Live Desktop features replicate traditional hardware video switcher controls. For example, the Live Desktop includes powerful transition controls, downstream overlay channels, interactive layer monitors, and powerful automation features.
The middle of the Live Desktop (between the monitoring section and the tabbed modules) is the switcher with controls and configurations that include Layer controls for main and DSK (Downstream Keyer) Transition controls.
This section covers the following topics and procedures:
Viz Vectar Plus supports two Switcher modes. Select one that best suits your production.
To select switch operating mode, click either the SWITCHER or EXPRESS tab provided at right in the horizontal bar immediately above the Switcher pane.
This is the standard setting, providing control over your main Program video output using the familiar Program/Preview row method.
For less complex productions, Express mode simplifies tasks, offering a one-button operating mode. Can be useful where volunteers or less experienced operators are working with the production.
Tip: Touchscreens are supported. Tap a source’s viewport to instantly send that input to Program output using any current background transition.
Switcher Row Banks
In standard Switcher mode, two Switcher rows labeled PGM (Program) and PREV (Preview) are shown. Clicking a button in the Program or Preview row selects the active video source for that bus (note that Audio sources can optionally be affected by Switcher activity).
Program and Preview rows represent all available video sources in banks of buttons. The number of banks vary according to the number of supported sources.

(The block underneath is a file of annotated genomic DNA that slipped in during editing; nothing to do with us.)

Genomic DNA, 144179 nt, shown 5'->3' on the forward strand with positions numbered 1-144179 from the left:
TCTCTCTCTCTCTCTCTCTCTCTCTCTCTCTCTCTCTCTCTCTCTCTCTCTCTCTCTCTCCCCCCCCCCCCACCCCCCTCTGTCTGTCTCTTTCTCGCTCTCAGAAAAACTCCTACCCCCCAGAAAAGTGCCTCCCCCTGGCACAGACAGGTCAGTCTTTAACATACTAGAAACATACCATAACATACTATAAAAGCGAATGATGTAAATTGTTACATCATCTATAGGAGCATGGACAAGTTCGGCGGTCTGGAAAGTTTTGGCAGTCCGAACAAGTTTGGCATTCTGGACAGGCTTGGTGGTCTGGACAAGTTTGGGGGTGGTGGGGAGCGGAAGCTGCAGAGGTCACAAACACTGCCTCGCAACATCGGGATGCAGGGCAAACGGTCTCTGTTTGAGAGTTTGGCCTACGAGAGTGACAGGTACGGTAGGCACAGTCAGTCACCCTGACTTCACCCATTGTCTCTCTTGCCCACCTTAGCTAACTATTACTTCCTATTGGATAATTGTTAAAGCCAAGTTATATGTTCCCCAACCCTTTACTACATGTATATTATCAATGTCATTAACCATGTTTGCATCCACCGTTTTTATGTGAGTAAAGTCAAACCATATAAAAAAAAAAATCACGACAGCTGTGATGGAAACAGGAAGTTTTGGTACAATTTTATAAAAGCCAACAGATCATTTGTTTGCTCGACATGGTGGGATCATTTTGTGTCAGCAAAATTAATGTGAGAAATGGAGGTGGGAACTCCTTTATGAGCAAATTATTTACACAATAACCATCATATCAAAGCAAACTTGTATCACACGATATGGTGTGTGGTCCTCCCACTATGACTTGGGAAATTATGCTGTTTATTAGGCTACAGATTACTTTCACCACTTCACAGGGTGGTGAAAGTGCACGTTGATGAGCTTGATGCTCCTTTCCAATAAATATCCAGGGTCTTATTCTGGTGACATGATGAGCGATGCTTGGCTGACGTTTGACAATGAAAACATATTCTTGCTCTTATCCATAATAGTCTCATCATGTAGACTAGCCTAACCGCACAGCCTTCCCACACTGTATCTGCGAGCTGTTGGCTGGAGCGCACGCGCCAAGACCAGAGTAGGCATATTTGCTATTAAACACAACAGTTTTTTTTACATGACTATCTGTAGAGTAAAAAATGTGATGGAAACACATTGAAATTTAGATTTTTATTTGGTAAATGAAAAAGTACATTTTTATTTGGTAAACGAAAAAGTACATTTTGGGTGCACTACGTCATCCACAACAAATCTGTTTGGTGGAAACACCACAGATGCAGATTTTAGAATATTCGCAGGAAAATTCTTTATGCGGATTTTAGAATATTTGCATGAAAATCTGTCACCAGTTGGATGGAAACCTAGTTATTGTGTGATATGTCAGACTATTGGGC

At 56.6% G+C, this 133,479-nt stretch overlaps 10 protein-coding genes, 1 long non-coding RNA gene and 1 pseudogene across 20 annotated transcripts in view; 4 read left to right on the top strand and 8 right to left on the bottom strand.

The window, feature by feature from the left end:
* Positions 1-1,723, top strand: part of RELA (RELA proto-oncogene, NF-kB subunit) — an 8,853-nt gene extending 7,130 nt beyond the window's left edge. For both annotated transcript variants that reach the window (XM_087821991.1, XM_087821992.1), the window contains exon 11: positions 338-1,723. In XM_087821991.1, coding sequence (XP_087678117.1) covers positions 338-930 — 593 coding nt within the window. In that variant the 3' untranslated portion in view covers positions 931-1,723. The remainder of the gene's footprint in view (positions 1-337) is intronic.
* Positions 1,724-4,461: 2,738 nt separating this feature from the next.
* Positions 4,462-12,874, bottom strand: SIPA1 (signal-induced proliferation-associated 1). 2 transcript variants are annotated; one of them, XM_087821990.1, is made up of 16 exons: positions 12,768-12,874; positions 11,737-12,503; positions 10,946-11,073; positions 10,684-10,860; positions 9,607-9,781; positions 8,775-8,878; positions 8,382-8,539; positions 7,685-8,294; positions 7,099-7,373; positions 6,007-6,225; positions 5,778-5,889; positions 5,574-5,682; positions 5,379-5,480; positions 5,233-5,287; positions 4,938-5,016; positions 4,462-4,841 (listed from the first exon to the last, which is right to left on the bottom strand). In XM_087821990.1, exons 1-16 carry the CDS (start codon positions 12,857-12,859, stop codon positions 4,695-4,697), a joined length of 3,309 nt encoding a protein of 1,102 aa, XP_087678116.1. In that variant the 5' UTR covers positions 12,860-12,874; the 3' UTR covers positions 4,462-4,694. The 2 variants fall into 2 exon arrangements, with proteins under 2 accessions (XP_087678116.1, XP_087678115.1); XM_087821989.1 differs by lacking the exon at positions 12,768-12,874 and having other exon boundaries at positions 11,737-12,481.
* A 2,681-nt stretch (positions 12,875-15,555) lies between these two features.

Bank 1 is shown by default.
Hold down ALT on the keyboard to reveal Bank 2.
Releasing ALT, Bank 1 is re-displayed.
Press ALT + CTRL to momentarily display Bank 3 (when supported).
It’s possible to latch banks, either by clicking Bank buttons on the screen, or by pressing TAB to cycle the currently displayed bank.
Tip: The standard Switcher (and M/Es with transitions assigned) show selection hint tags beneath their rows when the selected source is in another bank. Click a tag to jump to the bank the source is hosted in.
The video source selections in the Switcher rows include all external inputs, including video router sources, internal sources (Media Players and Buffers), and the output from all M/Es.
The PGM (Program) row selection determines the dominant video stream of the Background (BKGD) video layer – that is the rear-most layer of the composition sent to Program output.
Other sources may be mixed above the Background layer at times as you apply LiveMatte, or as portions of an incoming Preview row video source appear during a transition.
The Preview row appears in standard Switcher mode. Selections determine which source is queued up for display in the Background layer by a subsequent (BKGD) Take or Transition operation.
Background and DSK Layers
The concept of video layers is central to understanding how the Switcher, M/E and Transition controls relate to one another, and how they combine to form the video seen on Program output.
The Background layer (often shortened to BKGD) is always the base for the video composition displayed on Program output.
DSK (Down Stream Keyer, or overlay) layers may appear above (in front of) the Background.
DSK layers are typically used for overlaying objects like graphics or titles, although they may serve other purposes as well. In addition to BKGD, up to five additional primary layers can contribute to the final Program output:
Overlay layers (DSKs) are composed above the BKGD layer on output. DSK 2 appears in front of DSK 1 on Program Output (closest to the viewer) and so on, in numerical order.
FTB (Fade to Black) constitutes a final overlay layer – one that obscures all other layers when applied.
The BKGD layer is often a composite of sub-layers:
It may include mixed video from both the Program or Preview rows.
Selecting an M/E as source on Program or Preview can add many sub-layers to the BKGD composition, including the M/E’s primary Inputs and dedicated KEY layers.